SuperKendall (25149) | about 3 years ago | (#37726280)

We could probably afford it if we strip the top 1% wealth from their assets.

You do realize if you try that, you simply change the names of the 1% as they take over the transfer...

There will always be people with more than others. Leave people who have earned what they have alone to keep it and keep producing more, like water the money is recycled eventually in ways that benefit us all.

Re:Take from the rich and give to the... rich (5, Insightful)

dgatwood (11270) | about 3 years ago | (#37726360)

You do realize if you try that, you simply change the names of the 1% as they take over the transfer...

Although you are technically correct (the best kind of correct), that's a rather useless way of viewing money. In the U.S., the top 20% have about 85% of the accumulated wealth, and the top 5% have almost 60%, which makes it a remarkably lopsided distribution, with the vast majority of people living below the mean.

What this means is that if you repeatedly cut the top 1% down to the mean and distribute it among everyone else, it doesn't take long before you have dramatically increased the overall standard of living.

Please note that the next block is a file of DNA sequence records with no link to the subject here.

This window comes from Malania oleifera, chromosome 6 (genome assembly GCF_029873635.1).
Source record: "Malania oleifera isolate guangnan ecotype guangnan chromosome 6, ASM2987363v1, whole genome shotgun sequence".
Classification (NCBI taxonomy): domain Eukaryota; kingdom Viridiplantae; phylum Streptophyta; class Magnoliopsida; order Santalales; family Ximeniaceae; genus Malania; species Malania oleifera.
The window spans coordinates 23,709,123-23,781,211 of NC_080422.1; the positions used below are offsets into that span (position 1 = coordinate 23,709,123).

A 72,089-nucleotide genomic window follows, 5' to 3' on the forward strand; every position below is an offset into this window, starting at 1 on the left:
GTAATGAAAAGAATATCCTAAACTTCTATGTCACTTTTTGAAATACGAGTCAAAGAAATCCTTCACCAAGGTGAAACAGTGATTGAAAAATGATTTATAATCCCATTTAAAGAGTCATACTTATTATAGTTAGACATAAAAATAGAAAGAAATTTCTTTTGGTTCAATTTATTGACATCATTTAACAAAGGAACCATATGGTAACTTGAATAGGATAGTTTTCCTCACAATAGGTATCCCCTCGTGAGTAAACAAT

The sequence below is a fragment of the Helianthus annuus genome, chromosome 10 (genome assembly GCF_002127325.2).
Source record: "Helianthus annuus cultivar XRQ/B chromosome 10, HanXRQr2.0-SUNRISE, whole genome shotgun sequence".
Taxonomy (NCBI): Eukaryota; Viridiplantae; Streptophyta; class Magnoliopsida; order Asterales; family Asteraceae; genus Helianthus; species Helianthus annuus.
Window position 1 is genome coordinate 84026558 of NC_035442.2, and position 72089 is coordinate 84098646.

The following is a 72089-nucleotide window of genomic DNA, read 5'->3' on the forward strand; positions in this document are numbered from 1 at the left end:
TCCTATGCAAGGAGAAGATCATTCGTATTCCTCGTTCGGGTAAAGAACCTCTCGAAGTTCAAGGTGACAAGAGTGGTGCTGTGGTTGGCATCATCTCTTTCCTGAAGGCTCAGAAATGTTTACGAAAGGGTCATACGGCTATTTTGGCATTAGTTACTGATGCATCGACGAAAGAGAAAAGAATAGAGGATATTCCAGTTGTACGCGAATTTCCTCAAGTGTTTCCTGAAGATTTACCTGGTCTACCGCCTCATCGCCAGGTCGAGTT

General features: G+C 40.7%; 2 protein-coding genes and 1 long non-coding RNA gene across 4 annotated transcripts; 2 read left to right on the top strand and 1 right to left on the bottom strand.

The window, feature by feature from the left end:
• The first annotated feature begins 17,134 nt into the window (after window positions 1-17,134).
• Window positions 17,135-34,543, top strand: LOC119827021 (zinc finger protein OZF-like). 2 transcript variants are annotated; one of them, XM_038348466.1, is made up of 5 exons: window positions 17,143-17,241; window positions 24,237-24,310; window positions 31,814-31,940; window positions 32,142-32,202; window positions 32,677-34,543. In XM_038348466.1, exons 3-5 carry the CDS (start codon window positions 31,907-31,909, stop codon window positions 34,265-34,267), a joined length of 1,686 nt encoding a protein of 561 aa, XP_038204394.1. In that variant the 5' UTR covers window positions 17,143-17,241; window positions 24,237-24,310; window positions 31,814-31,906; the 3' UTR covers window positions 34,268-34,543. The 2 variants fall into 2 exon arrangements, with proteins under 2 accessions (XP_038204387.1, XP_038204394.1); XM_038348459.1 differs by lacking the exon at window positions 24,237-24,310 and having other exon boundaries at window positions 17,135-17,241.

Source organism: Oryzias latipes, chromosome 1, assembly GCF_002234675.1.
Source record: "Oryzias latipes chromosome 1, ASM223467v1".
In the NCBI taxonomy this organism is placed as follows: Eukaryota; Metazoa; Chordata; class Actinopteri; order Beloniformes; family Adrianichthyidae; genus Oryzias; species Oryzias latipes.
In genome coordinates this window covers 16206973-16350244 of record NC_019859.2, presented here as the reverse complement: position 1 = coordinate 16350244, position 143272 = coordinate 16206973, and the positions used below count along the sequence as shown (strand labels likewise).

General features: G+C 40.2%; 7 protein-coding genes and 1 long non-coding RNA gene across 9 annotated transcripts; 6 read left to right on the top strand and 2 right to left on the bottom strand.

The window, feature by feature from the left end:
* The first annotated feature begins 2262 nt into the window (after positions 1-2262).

The bigger problem I have with your post is the assumption that the rich have predominantly earned their money. There's earned income, and there's unearned income (capital gains, interest, etc.). The vast majority of working class income falls into the first category. The vast majority of upper class income falls into the latter category. So any tax scheme that does not tax the upper class more than the working class is unfair because it takes away money that the working class have earned to allow the rich to keep more money that they haven't earned.

Re:Take from the rich and give to the... rich (3, Insightful)

the gnat (153162) | about 3 years ago | (#37726450)

There's earned income, and there's unearned income (capital gains, interest, etc.)